If the Hunger Games trilogy was an exploration of human nature at its worst, The Ballad of Songbirds and Snakes digs a little deeper. This prequel attempts to understand why human nature has come to this. Collins introduces several philosophers in the epigraph including Locke, Hobbes, and Rousseau, to demonstrate that Coriolanus is going to undertake a serious exploration of human nature.
The novel does not show Coriolanus’ rise to power. Instead, it shows the shift in his mentality: from snobby Capitol elite to cold-blooded and power-hungry autocrat. We understand where his philosophies come from and how they have shaped the dictatorship he implements years down the line.
The novel also offers differing perspectives in the form of Sejanus Plinth and Lucy Gray. Sejanus, Coriolanus’ classmate, and former District resident does not agree with the Capitol’s cruel laws. He is the only one who questions the right of the Capitol to punish the districts. He is also the only one to actively plan with the rebels. Ironically, Sejanus and Coriolanus are deemed best friends – a tag that Coriolanus works hard to eradicate. Of course, he does not wish to be associated with Sejanus’ ideas and principles.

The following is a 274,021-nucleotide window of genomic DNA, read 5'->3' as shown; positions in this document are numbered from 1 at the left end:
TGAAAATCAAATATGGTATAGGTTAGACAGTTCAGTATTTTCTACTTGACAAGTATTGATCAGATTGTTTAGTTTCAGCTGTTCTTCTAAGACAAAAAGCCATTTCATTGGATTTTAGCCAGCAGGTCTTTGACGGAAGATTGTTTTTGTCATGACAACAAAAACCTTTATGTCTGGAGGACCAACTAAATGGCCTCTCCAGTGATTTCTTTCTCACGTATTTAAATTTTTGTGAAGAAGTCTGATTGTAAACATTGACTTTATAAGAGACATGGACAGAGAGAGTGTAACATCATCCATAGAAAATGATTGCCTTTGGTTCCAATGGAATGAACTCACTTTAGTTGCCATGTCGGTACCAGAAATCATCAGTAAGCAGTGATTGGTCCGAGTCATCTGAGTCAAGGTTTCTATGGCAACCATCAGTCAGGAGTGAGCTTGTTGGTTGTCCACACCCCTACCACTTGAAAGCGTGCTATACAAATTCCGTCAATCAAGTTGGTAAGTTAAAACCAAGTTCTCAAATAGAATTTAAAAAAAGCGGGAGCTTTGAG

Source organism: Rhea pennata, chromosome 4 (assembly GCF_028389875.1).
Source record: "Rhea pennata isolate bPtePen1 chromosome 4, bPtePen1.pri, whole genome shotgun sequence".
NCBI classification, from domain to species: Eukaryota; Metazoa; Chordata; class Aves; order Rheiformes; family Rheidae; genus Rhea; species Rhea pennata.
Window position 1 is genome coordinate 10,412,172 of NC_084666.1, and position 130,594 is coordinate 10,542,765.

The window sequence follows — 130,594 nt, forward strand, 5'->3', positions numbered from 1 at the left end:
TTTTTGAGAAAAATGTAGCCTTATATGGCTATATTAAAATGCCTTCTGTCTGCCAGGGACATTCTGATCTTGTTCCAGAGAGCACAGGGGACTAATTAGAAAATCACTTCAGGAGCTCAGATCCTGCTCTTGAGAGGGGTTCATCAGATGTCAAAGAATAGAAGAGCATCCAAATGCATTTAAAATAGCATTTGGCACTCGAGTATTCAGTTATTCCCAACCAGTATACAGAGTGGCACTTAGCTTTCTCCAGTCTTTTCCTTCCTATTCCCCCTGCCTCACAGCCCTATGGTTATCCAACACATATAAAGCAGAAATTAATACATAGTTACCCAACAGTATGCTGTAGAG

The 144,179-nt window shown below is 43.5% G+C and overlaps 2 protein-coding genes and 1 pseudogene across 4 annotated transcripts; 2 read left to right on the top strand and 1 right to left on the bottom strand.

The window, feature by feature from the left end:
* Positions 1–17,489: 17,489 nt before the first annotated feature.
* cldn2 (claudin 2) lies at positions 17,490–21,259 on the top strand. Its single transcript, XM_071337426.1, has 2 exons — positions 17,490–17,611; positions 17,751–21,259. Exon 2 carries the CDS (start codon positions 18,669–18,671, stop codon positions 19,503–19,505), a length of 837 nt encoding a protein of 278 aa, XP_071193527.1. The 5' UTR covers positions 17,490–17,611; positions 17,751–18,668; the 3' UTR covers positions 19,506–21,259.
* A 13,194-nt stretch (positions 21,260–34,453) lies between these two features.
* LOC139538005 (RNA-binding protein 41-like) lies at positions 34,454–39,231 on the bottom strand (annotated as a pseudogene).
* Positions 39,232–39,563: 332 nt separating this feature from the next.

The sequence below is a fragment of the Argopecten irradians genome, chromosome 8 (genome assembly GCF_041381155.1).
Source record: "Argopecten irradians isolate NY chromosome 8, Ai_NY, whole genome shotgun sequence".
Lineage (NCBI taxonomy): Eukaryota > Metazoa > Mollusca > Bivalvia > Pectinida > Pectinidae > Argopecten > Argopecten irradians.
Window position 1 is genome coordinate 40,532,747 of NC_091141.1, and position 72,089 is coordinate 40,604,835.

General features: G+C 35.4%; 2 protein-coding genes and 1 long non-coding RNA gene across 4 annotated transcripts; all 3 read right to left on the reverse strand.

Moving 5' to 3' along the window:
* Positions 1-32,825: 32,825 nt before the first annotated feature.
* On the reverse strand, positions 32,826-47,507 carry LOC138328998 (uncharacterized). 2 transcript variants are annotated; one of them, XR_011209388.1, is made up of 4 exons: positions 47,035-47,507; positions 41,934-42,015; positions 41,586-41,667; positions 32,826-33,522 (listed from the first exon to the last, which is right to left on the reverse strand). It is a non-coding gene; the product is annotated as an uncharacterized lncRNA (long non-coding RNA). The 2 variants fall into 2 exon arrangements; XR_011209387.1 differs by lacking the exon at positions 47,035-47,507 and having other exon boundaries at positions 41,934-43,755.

The turning point in Coriolanus’ personality comes when he betrays Sejanus to the Capitol. Throughout the novel, Coriolanus tries his best to keep Sejanus out of trouble. However, in the end, Coriolanus exposes Sejanus’ activities with the rebels, effectively getting him hanged for treason. This paves the way for future executions – which would become a norm during President Snow’s time.
Although Collins does more of telling rather than showing in this novel (with the conversations between Coriolanus and Dr. Gaul, for instance), she writes The Ballad of Songbirds and Snakes as a political and philosophical allegory. Rather than acting as a prequel or a spin-off, the novel acts as a companion to the Hunger Games Trilogy – offering more depth and perspectives to the laws that govern the nation of Panem.